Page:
Flying wires

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Flying wires
Flying wires of a de Havilland Tiger Moth

The flying wires of an aircraft work in conjunction with other wing components such as spars and interplane struts to transmit flight loads. Most commonly used on biplane aircraft they are also used on monoplanes and triplanes.


Strictly the flying wires (or lift wires) are those that carry lifting loads whereas the landing wires support the weight of the mainplanes on the ground and as the name suggests, the inertial forces that are often encountered on landing.[1] Both are sets of diagonal wires within each of the bays defined by the interplane struts. Lift forces distort each bay upwards on its outer edge so the diagonal that runs outwards from bottom to top planes increases in length; thus the flying wires that resist this distortion run along this diagonal and the landing wires along the other.[2]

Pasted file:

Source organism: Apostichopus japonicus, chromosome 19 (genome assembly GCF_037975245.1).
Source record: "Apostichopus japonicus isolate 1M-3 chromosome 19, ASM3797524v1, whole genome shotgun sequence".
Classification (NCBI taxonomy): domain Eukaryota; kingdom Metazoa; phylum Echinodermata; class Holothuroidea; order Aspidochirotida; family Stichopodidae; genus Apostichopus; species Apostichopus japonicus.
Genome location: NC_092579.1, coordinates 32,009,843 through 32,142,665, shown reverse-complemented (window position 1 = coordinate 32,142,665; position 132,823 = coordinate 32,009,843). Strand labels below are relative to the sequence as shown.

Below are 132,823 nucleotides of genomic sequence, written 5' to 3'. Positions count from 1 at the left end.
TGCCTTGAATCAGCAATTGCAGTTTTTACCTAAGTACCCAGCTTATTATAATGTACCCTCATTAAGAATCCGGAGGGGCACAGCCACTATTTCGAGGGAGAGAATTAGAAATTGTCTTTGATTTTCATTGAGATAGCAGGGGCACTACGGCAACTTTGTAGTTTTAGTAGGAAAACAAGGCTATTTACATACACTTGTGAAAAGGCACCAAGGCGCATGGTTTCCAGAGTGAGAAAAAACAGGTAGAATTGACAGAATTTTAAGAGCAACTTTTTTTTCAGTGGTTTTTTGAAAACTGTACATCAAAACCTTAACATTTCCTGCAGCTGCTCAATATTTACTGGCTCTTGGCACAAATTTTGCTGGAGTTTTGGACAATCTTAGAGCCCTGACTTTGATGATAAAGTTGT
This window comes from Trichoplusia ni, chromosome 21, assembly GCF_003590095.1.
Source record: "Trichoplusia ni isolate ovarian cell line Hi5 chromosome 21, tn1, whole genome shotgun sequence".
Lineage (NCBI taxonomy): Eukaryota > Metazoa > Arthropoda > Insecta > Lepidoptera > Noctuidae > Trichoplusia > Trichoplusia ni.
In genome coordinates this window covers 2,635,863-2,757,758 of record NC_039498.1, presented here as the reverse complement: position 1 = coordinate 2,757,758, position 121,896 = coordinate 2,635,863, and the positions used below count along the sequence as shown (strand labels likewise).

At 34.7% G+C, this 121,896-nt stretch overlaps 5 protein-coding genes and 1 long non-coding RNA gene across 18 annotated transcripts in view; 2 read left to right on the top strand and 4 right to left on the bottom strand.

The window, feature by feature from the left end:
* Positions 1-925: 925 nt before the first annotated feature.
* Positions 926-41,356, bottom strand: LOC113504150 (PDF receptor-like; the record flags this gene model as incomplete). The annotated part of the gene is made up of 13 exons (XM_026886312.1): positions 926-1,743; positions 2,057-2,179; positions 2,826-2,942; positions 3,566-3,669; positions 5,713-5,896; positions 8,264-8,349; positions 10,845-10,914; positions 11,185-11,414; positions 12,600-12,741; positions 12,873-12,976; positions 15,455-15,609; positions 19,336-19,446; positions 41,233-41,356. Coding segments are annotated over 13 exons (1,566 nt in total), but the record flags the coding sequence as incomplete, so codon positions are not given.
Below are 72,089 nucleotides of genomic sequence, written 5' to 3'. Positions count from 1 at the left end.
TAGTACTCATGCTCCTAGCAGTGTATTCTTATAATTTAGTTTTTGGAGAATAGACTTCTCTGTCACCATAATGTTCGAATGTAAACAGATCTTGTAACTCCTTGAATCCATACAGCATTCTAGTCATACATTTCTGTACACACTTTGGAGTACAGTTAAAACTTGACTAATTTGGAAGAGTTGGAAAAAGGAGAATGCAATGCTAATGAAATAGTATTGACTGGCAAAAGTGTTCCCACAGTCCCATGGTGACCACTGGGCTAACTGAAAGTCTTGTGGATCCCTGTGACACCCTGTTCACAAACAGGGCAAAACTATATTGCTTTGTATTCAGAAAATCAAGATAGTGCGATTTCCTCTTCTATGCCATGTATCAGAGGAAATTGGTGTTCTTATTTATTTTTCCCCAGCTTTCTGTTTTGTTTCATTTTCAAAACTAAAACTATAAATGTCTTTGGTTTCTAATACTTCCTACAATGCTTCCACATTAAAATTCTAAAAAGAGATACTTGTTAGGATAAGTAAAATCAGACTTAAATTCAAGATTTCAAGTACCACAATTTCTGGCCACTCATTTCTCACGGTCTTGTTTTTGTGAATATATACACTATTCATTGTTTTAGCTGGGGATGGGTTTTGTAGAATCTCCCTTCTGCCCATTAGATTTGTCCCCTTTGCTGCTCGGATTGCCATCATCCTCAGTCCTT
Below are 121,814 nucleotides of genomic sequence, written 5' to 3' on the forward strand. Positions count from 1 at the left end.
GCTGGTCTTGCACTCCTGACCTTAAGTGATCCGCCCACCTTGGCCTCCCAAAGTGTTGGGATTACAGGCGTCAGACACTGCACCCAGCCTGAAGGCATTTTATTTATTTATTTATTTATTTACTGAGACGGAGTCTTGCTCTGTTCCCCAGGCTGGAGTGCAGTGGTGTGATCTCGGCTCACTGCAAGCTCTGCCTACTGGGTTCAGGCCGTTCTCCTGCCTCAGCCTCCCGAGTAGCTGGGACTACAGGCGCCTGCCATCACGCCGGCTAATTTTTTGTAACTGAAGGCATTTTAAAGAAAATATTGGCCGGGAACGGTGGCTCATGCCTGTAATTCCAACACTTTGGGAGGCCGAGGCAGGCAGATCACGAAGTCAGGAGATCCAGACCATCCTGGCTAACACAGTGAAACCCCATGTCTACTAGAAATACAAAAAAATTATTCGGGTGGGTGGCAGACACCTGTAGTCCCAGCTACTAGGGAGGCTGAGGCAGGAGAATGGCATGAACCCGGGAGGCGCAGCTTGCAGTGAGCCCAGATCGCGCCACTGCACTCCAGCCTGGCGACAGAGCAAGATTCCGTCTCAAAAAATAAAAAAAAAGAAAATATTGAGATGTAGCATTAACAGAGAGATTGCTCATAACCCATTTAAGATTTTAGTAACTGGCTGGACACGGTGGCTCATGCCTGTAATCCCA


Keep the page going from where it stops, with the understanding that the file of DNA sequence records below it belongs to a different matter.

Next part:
Flying wires also serve to maintain dihedral and angle of incidence by lengthening or shortening individual wires using turnbuckles or threaded end fittings. The initial setting or in-service adjustment of these angles, usually with the help of a clinometer and plumb-bob, is known as 'rigging'.[3] The wires may be lengths of simple stranded cable, aerofoil sectioned steel or piano wire. Thinner wires found between the interplane struts are known as incidence wires.[4]

See also[edit]



  1. ^ Taylor 1990, p.71.
  2. ^ Kumar 2005
  3. ^ Halliwell 1919, p.107.
  4. ^ de Havilland, p.13.


  • de Havilland Aircraft Company. The de Havilland DH82A Tiger Moth - Maintenance and Repair Manual, Third Edition . Hatfield, Hertfordshire. The de Havilland Aircraft Company Ltd. (Date unknown)
  • Halliwell, F.W. "Rigging: The Erection and Trueing-Up of Aeroplanes". Flight, 23 January 1919. p. 107.
  • Kumar, B. An Illustrated Dictionary of Aviation. New York McGraw Hill, 2005. ISBN 0-07-139606-3
  • Taylor, John W.R. The Lore of Flight, London: Universal Books Ltd., 1990. ISBN 0-9509620-1-5.

External links[edit]